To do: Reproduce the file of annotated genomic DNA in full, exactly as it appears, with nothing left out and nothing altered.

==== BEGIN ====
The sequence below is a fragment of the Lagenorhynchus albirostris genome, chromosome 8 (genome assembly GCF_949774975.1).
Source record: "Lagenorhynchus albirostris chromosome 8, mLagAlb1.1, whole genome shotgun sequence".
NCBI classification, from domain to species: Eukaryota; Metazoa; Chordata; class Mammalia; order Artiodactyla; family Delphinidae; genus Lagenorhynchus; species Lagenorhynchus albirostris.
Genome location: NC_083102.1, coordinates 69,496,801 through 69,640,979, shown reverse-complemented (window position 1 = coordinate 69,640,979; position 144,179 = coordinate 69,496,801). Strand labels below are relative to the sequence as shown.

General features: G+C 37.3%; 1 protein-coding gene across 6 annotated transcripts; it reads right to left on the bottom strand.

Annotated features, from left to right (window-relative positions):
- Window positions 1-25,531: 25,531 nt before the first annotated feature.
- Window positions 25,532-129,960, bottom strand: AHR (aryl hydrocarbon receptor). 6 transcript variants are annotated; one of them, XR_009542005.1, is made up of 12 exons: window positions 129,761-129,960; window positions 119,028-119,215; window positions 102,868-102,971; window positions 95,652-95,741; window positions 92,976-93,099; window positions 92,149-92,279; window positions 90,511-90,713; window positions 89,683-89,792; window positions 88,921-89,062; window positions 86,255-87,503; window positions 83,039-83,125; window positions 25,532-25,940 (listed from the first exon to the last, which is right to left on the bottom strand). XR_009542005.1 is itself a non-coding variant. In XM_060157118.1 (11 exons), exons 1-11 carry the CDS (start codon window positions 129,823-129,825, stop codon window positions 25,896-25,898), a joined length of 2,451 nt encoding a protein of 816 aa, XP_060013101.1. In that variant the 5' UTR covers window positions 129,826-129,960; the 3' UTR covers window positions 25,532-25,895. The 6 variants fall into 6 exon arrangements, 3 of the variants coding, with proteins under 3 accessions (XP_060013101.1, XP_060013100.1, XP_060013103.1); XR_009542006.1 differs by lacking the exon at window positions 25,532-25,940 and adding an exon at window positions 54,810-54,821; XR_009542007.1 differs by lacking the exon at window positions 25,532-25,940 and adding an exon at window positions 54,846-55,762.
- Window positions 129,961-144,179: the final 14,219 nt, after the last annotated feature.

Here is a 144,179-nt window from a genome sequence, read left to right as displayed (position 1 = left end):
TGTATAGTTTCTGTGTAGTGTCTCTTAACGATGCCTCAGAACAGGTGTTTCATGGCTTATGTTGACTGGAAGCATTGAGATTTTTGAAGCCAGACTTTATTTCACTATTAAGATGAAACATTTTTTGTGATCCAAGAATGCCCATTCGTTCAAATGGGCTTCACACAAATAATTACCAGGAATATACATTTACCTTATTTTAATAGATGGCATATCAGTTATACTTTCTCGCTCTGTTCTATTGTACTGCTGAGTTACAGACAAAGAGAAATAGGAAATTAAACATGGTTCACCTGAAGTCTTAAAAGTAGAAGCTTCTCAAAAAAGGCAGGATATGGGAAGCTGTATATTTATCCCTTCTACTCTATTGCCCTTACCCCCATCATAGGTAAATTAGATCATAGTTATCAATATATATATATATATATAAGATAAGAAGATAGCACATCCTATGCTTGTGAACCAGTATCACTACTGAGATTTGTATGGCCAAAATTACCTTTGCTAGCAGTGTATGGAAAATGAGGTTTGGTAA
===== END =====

The sequence below is a fragment of the Lagenorhynchus albirostris genome, chromosome 8 (genome assembly GCF_949774975.1).
Source record: "Lagenorhynchus albirostris chromosome 8, mLagAlb1.1, whole genome shotgun sequence".
NCBI classification, from domain to species: Eukaryota; Metazoa; Chordata; class Mammalia; order Artiodactyla; family Delphinidae; genus Lagenorhynchus; species Lagenorhynchus albirostris.
Genome location: NC_083102.1, coordinates 69,496,801 through 69,640,979, shown reverse-complemented (window position 1 = coordinate 69,640,979; position 144,179 = coordinate 69,496,801). Strand labels below are relative to the sequence as shown.

General features: G+C 37.3%; 1 protein-coding gene across 6 annotated transcripts; it reads right to left on the bottom strand.

Annotated features, from left to right (window-relative positions):
- Window positions 1-25,531: 25,531 nt before the first annotated feature.
- Window positions 25,532-129,960, bottom strand: AHR (aryl hydrocarbon receptor). 6 transcript variants are annotated; one of them, XR_009542005.1, is made up of 12 exons: window positions 129,761-129,960; window positions 119,028-119,215; window positions 102,868-102,971; window positions 95,652-95,741; window positions 92,976-93,099; window positions 92,149-92,279; window positions 90,511-90,713; window positions 89,683-89,792; window positions 88,921-89,062; window positions 86,255-87,503; window positions 83,039-83,125; window positions 25,532-25,940 (listed from the first exon to the last, which is right to left on the bottom strand). XR_009542005.1 is itself a non-coding variant. In XM_060157118.1 (11 exons), exons 1-11 carry the CDS (start codon window positions 129,823-129,825, stop codon window positions 25,896-25,898), a joined length of 2,451 nt encoding a protein of 816 aa, XP_060013101.1. In that variant the 5' UTR covers window positions 129,826-129,960; the 3' UTR covers window positions 25,532-25,895. The 6 variants fall into 6 exon arrangements, 3 of the variants coding, with proteins under 3 accessions (XP_060013101.1, XP_060013100.1, XP_060013103.1); XR_009542006.1 differs by lacking the exon at window positions 25,532-25,940 and adding an exon at window positions 54,810-54,821; XR_009542007.1 differs by lacking the exon at window positions 25,532-25,940 and adding an exon at window positions 54,846-55,762.
- Window positions 129,961-144,179: the final 14,219 nt, after the last annotated feature.

Here is a 144,179-nt window from a genome sequence, read left to right as displayed (position 1 = left end):
TGTATAGTTTCTGTGTAGTGTCTCTTAACGATGCCTCAGAACAGGTGTTTCATGGCTTATGTTGACTGGAAGCATTGAGATTTTTGAAGCCAGACTTTATTTCACTATTAAGATGAAACATTTTTTGTGATCCAAGAATGCCCATTCGTTCAAATGGGCTTCACACAAATAATTACCAGGAATATACATTTACCTTATTTTAATAGATGGCATATCAGTTATACTTTCTCGCTCTGTTCTATTGTACTGCTGAGTTACAGACAAAGAGAAATAGGAAATTAAACATGGTTCACCTGAAGTCTTAAAAGTAGAAGCTTCTCAAAAAAGGCAGGATATGGGAAGCTGTATATTTATCCCTTCTACTCTATTGCCCTTACCCCCATCATAGGTAAATTAGATCATAGTTATCAATATATATATATATATATAAGATAAGAAGATAGCACATCCTATGCTTGTGAACCAGTATCACTACTGAGATTTGTATGGCCAAAATTACCTTTGCTAGCAGTGTATGGAAAATGAGGTTTGGTAA